You implemented Salesforce CRM to optimize your sales and business processes, free up more time with automation, and become more connected to your customers.
At first, everything worked just as expected and you got what you needed out of it. As time went on, however, you started seeing the potential to get even more benefit — or maybe your initial setup isn’t aligning with recent organizational changes.
Although you have a long list of enhancements you want to explore, you haven’t updated it to match new business processes, and you have a long list of enhancements you want to explore. But you haven’t had the time to get to it. Instead of freeing up more time and creating more efficiency, it’s become a time-sucking burden for your business.
You know it needs to be fixed, but you know that requires support from leadership and, eventually, funding. So, what do you do next?
These five steps will help you self-assess the state of your Salesforce Org, identify the current problems and what they cost you, and how to get the funding required to implement the right solution.
Step 1: Interview Stakeholders to Understand the Desired Outcomes
Stakeholders include executives, users, managers, or anybody responsible for something that Salesforce is intended to improve. To get your Org unstuck, you need to know their desired outcomes for the platform. Some common ones include:
- Revenue or cost reduction
- Throughput (speed)
- Business intelligence (reporting, visibility, data-driven decision making)
- Improved user experience
Capture the goals of every stakeholder. When you eventually request funding, having a plan to address the entire company’s goals will give you a more compelling case.
Step 2: Assess Your Salesforce Instance and Ability to Deliver Desired Outcomes
Now that you know what stakeholders want to get out of Salesforce, how well is it configured to achieve those outcomes? Evaluate your access/permissions, fields and layouts, reports and dashboards, and any new/unused features. Are they in alignment with everyone’s goals? Your aim here is to understand the effectiveness of your Org as it currently operates for your company.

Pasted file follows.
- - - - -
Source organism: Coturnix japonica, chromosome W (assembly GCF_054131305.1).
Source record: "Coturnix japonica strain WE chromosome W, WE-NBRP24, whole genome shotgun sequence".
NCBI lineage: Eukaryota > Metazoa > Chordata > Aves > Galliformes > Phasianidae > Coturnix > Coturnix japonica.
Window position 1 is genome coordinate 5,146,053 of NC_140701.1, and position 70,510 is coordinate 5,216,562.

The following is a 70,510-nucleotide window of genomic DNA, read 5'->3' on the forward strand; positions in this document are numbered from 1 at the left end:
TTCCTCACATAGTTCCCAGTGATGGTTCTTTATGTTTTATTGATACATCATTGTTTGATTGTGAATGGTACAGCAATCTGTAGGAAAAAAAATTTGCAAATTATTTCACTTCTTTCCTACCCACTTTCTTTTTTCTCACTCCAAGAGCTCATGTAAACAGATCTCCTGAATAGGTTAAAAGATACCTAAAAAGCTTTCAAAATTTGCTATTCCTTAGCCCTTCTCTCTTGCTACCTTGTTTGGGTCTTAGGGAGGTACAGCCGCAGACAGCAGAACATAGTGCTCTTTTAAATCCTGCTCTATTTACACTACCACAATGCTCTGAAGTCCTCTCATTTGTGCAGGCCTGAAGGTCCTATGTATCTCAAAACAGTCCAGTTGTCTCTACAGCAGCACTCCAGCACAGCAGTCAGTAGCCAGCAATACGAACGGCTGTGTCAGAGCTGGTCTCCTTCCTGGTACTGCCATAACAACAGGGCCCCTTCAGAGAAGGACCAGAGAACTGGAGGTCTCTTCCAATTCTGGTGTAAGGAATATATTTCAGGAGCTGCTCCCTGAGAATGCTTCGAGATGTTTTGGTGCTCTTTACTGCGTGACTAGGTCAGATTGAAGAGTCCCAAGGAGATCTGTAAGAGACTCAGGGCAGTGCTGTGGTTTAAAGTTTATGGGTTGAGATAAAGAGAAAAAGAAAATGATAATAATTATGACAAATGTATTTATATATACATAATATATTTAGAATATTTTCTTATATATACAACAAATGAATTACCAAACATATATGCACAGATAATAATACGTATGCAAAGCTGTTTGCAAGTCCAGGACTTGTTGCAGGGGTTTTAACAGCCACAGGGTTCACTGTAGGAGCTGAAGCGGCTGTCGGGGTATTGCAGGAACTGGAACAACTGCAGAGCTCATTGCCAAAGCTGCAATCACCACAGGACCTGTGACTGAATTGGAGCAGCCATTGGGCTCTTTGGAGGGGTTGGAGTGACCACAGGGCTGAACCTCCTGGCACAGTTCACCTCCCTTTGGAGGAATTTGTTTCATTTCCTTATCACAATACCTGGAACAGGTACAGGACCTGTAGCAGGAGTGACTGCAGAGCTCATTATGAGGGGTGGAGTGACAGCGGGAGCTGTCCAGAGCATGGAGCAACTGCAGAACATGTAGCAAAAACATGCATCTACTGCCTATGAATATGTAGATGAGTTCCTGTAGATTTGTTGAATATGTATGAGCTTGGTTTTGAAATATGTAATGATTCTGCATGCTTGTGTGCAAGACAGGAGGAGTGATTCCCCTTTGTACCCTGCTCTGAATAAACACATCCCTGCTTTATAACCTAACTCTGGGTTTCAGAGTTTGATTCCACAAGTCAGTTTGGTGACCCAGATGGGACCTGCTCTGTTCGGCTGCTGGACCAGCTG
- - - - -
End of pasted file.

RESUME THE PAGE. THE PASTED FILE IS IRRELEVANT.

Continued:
After you’ve looked at the fundamental aspects of Salesforce, review your business processes and tech stack. Do your business processes align with the way your Salesforce Org is configured? What opportunities are there for tech consolidation and better integration?
This step is to help you document overall health. Make sure you’re thorough in this step, and don’t assume you know something. Find everything that’s out of alignment and causing issues.
Step 3: Identify Salesforce Improvements and Expected Benefits
Once you’ve interviewed stakeholders to understand their desired outcomes and assessed your current state, you need to map out how you’re going to arrive at your desired destination. What improvements need to be made, and what is the expected benefit of making that improvement?
Don’t be vague. Too often, people pitch ideas to executives with only an explanation of the pain and, at best, a half-thought-through solution. Be specific about what you’re proposing and why it’s worth it. Will it result in a revenue increase? Cost reduction? How much, exactly? Will it increase adoption or reduce risk? Once you’ve captured what the benefits will be, rank them to help bolster your argument.
Step 4: Estimate Level of Effort and Cost
Now you know what needs to be done and what the benefits will be. Next step: how much will it cost? Again, be as specific as you can.
First, identify the type of effort your project requires. There are three basic categories this will fall into.
- Configuration — someone with admin level abilities will be able to handle this
- Advanced configuration — reporting, dashboards, and automation processes
- Development or integration – flows, lightning app builder, or architecting complex data relationships
Once you know what type of work you need to do, you can establish what it will take to accomplish it. This process is where you’ll calculate costs associated with the project, including the amount of time it will require internally and if it will push back any exiting projects or priorities. You’ll also estimate how much it will cost to have an external partner or vendor help complete the project.
Step 5: Present Plan to Leadership for Prioritization and Funding
You should be able to paint a complete picture for your executive — the problem, the solution, the benefits, and the costs. You need to provide them with enough information so that they feel they’re making an educated decision. Otherwise, you’re going to find it very difficult to get your project approved.
And don’t generalize the situation when you present. Talk specifically about the current state and how it’s not achieving the stakeholders’ goals and desired outcomes. Be honest about how much it will cost and what benefits the company can expect to get out of it.
Executives want to do what’s best for the company, but it’s up to you to convince them this is in their best interest. Optimizing your Salesforce Org — and keeping it optimized — requires a significant commitment. But the benefits are undeniable. When you can show real numbers that prove that, you can get the funding you need to move forward. For more Salesforce resources, check our blog section.